Computer programmer and engineer Vanessa Whitehead wasn’t looking for a career change. It found her.
Traveling extensively with her job, she discovered she had a talent for establishing long-term relationships with people in other countries. She began planning meetings domestically for small social gatherings, then her family officially put her in charge of organizing its overseas trips and travel agendas. As her skills became more in demand outside her circle of friends and family, her network of contacts overseas made it easy for her to transition into planning international business functions. In 2002, she founded Global Organization and Planning Services, a professional full-scale, event-planning company creating events, tours and programs in 12 countries including Brazil, England, South Africa, Australia, Thailand, Spain and the United States.
“It works to my advantage to be very detailed,” Whitehead says. “When you’re doing programming, you are told what you need to program, and what the end-user needs and requirements are; you use those requirements to make your program as robust as possible and to limit the number of bugs. Once you say ‘yes, it can be done,’ there’s no such thing as: ‘I can’t do it.’ We take that attitude with event planning.”
Whitehead says the main challenges are knowing the culture, the correct legal procedures and the political situation of the country in which the meeting or event will take place. “You have to know the people participating and how to deal with vendors and other people … how to do things effectively without offending people. Things work differently. You have to take advantage of U.S. government agencies. There are a lot overseas and they foster Americans doing business in other countries; they have company information on vendors and other resources. You have to make sure they have good references.”
Whitehead is fluent in Spanish, and can greet people in French, Mandarin Chinese and some African dialects, but she mostly does business with people who can speak English. “That’s one of the benefits of the 12 countries we work with,” she says. “We have business and social contacts there, and they give us real-time information about what’s going on, things we need to know, and where we should avoid.”
Before sending clients overseas, Global Organization and Planning Services holds orientations so that clients can understand cultural differences and avoid potential pitfalls, thereby increasing their chances for success. “The biggest thing is misinterpreting how they respond to things,” Whitehead says. “[Overseas] they may use certain verbal gestures [Americans understand], but they mean a completely different thing. People tend to avoid confrontation in third-world countries … they’re not as direct as Americans can be, especially when it’s something negative.”
Security always is a consideration, Whitehead says. They do not do business in countries at war or divided by civil strife. With conferences, private security is hired, especially when there are dignitaries involved. “One thing that makes it easier is having private drivers, so they don’t have to rely on public transportation,” Whitehead says. Part of every client orientation involves a lesson on the target destination’s climate of crime: what neighborhoods are best avoided, things that can be done to protect personal items, and smart procedures for conducting oneself in public.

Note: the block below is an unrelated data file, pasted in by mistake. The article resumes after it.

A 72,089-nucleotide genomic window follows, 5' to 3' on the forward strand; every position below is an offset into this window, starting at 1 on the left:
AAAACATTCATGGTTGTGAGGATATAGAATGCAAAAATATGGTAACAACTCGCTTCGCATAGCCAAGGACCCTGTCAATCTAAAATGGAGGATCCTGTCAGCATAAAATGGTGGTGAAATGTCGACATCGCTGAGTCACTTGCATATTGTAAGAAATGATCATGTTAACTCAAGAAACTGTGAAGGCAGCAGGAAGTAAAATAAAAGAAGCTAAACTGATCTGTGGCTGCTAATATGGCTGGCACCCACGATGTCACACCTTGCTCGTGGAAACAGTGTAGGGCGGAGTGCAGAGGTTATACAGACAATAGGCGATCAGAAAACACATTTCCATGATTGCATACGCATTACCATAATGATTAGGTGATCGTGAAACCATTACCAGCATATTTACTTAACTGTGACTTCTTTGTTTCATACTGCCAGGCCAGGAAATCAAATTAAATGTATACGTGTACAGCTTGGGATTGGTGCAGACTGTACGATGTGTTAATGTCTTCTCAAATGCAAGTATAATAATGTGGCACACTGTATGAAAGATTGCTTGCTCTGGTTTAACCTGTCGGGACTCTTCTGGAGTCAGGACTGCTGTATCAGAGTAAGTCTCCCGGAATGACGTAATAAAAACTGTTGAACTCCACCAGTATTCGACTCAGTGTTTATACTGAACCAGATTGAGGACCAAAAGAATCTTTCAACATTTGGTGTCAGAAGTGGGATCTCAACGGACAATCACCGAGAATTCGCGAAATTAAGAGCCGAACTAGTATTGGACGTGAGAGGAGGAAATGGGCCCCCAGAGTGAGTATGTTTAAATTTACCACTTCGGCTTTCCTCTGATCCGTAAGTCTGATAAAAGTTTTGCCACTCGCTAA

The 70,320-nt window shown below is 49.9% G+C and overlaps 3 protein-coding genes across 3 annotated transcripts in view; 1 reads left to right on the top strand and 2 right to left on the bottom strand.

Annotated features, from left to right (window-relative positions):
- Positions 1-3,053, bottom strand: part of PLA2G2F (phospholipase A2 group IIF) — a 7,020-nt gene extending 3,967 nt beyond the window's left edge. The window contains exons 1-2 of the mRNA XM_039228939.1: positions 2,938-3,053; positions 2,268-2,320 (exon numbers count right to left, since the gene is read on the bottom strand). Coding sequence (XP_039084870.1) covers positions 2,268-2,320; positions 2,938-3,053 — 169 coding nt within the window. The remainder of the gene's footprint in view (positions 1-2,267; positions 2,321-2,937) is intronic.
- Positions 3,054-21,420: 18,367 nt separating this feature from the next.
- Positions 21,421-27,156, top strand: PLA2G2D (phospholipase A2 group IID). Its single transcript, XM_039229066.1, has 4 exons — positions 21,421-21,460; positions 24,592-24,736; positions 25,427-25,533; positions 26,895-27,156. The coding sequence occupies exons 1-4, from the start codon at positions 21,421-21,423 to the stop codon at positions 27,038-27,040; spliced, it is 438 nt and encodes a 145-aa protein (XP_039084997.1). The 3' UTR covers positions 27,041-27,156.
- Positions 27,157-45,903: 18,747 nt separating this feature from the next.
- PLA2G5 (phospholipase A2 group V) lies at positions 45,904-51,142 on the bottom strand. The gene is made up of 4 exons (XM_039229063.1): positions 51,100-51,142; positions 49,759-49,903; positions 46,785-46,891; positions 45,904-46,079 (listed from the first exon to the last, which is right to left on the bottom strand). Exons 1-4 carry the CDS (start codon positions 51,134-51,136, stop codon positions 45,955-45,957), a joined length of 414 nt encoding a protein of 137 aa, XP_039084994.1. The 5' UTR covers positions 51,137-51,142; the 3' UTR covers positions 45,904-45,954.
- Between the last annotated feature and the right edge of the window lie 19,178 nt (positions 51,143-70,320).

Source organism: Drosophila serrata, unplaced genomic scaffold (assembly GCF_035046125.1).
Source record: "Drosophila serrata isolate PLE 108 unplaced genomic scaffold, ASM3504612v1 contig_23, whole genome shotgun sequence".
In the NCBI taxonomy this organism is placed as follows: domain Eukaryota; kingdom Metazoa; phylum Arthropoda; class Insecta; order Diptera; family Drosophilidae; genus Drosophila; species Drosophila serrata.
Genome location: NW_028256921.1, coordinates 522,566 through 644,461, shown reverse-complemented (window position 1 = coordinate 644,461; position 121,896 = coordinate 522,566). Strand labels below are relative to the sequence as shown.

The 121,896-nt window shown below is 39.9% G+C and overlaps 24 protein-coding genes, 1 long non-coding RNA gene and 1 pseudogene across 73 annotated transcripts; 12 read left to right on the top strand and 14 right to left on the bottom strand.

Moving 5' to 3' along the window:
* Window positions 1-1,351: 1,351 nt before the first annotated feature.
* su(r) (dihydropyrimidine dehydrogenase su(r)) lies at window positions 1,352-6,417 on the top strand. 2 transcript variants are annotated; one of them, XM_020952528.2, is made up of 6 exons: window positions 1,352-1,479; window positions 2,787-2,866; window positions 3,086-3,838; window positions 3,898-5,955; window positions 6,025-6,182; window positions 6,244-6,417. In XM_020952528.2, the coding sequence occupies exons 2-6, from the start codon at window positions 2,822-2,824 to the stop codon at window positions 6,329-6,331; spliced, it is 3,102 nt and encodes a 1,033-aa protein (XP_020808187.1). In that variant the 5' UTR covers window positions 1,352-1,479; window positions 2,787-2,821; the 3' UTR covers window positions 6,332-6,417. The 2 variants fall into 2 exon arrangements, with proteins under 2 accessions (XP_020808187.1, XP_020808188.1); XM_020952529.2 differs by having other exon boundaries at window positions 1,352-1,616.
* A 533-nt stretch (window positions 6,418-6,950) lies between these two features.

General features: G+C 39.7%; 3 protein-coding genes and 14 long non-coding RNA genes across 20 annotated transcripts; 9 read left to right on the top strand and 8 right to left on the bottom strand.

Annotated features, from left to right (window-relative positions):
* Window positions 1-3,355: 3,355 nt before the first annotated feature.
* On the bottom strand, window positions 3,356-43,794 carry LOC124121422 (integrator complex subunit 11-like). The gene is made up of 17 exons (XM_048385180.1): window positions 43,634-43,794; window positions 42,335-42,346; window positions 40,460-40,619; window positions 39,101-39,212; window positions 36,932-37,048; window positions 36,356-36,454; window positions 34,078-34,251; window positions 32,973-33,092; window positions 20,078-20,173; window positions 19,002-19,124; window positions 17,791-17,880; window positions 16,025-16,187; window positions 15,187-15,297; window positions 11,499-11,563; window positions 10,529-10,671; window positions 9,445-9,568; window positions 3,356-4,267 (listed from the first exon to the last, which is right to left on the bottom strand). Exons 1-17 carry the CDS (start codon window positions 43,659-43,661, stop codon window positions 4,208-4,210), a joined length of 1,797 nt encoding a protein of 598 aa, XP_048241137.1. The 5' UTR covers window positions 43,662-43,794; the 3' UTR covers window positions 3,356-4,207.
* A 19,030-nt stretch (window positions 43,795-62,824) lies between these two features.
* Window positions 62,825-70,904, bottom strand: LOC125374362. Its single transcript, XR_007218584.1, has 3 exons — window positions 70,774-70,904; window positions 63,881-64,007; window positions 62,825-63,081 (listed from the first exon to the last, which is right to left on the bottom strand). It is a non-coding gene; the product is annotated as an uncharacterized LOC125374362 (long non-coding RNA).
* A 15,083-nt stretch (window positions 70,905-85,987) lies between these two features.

Whitehead says even domestic-only planners need to broaden their horizons. “Not only are events being planned overseas more, but we have more of an influx of foreigners. People are coming here and establishing business relationships. They are looking for people who understand global culture and who are in a better position to be up on doing business for them here as well as overseas. Understanding culture and the different ways of doing business makes you more [versatile], more flexible, puts you more in a position to be open to everyone and not confined to one way of doing things.” She says doing so will make it more likely that international business people will choose to work with you, and that means more dollars.
This is the first part of a three-part series focusing on planning international meetings. Part two will focus on accommodating international attendees at stateside events.
Case Study: Global Organization and Planning Services
Assignment: Global Organization and Planning Services wanted to organize a group tour of South Africa and The Kingdom of Swaziland, incorporating elements you’d never find on a tourist agenda.
Challenge: “We tried to get the group to meet with Nelson Mandela, but that was the year he stopped meeting with tourist groups and was working on his autobiography or something,” says Vanessa Whitehead, founder and managing director of Global Organization and Planning Services.
Solution: Whitehead decided to arrange a meeting between members of Swaziland’s monarchy and the group. “We did that through workers in the tourism industry,” Whitehead says. “We didn’t met with King Mswati III, but we did get to meet with eight of his wives (it’s polygamy there). We had a secluded dinner with them at a very nice restaurant; they closed it down for our group, and they served us great organic food and wine. And they talked with us about their experience as wives.”
Results: “It was exciting to get that close to royalty,” Whitehead says. “You can’t just come up to them on the street. And they had never done anything like that before; they enjoyed it as much as we did.”